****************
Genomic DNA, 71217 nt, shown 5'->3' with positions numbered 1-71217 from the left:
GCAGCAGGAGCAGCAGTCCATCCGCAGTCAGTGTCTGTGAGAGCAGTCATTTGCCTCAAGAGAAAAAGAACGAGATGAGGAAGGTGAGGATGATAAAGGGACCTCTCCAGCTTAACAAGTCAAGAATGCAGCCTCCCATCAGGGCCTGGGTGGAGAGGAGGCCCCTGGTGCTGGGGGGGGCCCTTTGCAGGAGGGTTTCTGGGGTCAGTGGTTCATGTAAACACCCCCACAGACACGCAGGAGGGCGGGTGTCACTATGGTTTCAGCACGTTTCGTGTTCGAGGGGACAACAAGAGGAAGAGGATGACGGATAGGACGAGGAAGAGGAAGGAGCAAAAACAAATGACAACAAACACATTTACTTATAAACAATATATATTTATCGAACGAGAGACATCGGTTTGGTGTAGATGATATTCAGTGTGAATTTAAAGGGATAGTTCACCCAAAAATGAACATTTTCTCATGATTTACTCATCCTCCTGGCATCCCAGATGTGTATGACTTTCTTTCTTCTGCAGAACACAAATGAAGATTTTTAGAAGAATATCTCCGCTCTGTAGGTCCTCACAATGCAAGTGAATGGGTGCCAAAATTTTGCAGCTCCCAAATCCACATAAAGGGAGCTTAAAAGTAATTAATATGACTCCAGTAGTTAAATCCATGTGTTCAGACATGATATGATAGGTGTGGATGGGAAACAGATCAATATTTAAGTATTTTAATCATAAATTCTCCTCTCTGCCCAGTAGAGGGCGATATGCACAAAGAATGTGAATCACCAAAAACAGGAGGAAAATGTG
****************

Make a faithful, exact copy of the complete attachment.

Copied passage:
Genomic DNA, 71217 nt, shown 5'->3' with positions numbered 1-71217 from the left:
GCAGCAGGAGCAGCAGTCCATCCGCAGTCAGTGTCTGTGAGAGCAGTCATTTGCCTCAAGAGAAAAAGAACGAGATGAGGAAGGTGAGGATGATAAAGGGACCTCTCCAGCTTAACAAGTCAAGAATGCAGCCTCCCATCAGGGCCTGGGTGGAGAGGAGGCCCCTGGTGCTGGGGGGGGCCCTTTGCAGGAGGGTTTCTGGGGTCAGTGGTTCATGTAAACACCCCCACAGACACGCAGGAGGGCGGGTGTCACTATGGTTTCAGCACGTTTCGTGTTCGAGGGGACAACAAGAGGAAGAGGATGACGGATAGGACGAGGAAGAGGAAGGAGCAAAAACAAATGACAACAAACACATTTACTTATAAACAATATATATTTATCGAACGAGAGACATCGGTTTGGTGTAGATGATATTCAGTGTGAATTTAAAGGGATAGTTCACCCAAAAATGAACATTTTCTCATGATTTACTCATCCTCCTGGCATCCCAGATGTGTATGACTTTCTTTCTTCTGCAGAACACAAATGAAGATTTTTAGAAGAATATCTCCGCTCTGTAGGTCCTCACAATGCAAGTGAATGGGTGCCAAAATTTTGCAGCTCCCAAATCCACATAAAGGGAGCTTAAAAGTAATTAATATGACTCCAGTAGTTAAATCCATGTGTTCAGACATGATATGATAGGTGTGGATGGGAAACAGATCAATATTTAAGTATTTTAATCATAAATTCTCCTCTCTGCCCAGTAGAGGGCGATATGCACAAAGAATGTGAATCACCAAAAACAGGAGGAAAATGTG